It can be a lonely, depressing job. Not for the successful realtors, of course. Their job is almost glamorous. Some of them, the most successful, work with wealthy people who live in, buy, and sell beautiful houses in beautiful neighborhoods. But for a new realtor, life is hard.
A realtor has to pass a comprehensive test, and then take continuing education credit classes annually. He (or she) has to join a realty company and attend meetings regularly. He has to spend hours on the computer researching the latest properties that are being offered for sale. He has to make "cold calls" to potential clients. These cold calls are uncomfortable for the realtor and annoying to potential clients.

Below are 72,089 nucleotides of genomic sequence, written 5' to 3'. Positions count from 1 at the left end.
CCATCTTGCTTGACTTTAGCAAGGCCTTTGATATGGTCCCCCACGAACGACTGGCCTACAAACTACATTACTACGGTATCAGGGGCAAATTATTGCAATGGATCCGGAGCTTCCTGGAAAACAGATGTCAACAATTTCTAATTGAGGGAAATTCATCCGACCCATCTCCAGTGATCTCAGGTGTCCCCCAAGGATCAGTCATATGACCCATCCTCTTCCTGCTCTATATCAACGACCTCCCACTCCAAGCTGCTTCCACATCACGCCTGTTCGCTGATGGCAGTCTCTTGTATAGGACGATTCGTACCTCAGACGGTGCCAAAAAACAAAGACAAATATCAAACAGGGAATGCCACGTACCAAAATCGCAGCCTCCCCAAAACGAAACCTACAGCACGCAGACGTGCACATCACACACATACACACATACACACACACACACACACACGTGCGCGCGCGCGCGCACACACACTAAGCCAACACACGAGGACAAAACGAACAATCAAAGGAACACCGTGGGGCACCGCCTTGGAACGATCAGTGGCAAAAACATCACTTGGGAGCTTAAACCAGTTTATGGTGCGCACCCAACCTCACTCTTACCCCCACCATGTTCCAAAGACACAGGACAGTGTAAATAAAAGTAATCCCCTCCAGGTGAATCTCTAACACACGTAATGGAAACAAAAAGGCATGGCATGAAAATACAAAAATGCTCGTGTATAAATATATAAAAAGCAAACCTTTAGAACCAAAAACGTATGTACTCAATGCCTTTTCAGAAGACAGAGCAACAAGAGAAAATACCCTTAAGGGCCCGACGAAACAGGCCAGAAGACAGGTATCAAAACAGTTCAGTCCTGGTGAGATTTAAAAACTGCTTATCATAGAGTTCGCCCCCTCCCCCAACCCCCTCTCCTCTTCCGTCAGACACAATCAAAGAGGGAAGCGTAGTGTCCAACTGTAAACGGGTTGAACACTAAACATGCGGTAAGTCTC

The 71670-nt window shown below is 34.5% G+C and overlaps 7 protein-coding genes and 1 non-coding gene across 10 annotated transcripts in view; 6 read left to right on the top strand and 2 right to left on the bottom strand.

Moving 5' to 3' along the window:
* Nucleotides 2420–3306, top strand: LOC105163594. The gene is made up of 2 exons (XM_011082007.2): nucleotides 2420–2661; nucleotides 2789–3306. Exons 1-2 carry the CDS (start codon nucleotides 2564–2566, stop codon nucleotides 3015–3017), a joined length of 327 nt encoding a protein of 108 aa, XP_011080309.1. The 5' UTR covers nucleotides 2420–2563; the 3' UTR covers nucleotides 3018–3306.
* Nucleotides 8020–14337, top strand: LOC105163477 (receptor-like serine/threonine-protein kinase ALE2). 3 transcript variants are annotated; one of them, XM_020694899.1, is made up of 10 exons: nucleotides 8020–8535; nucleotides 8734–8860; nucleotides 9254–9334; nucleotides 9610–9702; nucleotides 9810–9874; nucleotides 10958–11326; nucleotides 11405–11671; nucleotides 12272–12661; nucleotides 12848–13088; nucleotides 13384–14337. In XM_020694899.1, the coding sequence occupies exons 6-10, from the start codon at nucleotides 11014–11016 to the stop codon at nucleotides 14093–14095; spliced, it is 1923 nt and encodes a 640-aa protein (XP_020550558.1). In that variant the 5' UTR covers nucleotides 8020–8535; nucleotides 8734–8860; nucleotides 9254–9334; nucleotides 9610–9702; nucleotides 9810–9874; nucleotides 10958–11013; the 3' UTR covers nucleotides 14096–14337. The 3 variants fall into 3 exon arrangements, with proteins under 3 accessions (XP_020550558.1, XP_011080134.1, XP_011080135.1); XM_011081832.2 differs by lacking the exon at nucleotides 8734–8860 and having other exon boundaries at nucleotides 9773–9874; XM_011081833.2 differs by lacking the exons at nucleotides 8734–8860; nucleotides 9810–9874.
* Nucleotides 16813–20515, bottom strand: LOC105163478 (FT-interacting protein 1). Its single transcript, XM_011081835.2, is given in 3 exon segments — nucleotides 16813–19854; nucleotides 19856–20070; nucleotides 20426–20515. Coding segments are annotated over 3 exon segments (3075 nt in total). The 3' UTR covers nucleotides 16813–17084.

Once a realtor gets a client, he must chauffeur the client from one property to another, patiently explaining this and that while answering questions about these and those. It's always a contest between the seller trying to get as much as he can for his house and the buyer trying to pay as little as he can for the same house. Neither one wants to give in. On top of it all, the seller often lies, proclaiming that there are no problems with his house. "No, sir, absolutely none whatsoever."
The realtor has to put up with the seller's lies and the buyer's cries of poverty, and in the end he hears these same words from the buyer: "I don't know. Let me think about it."
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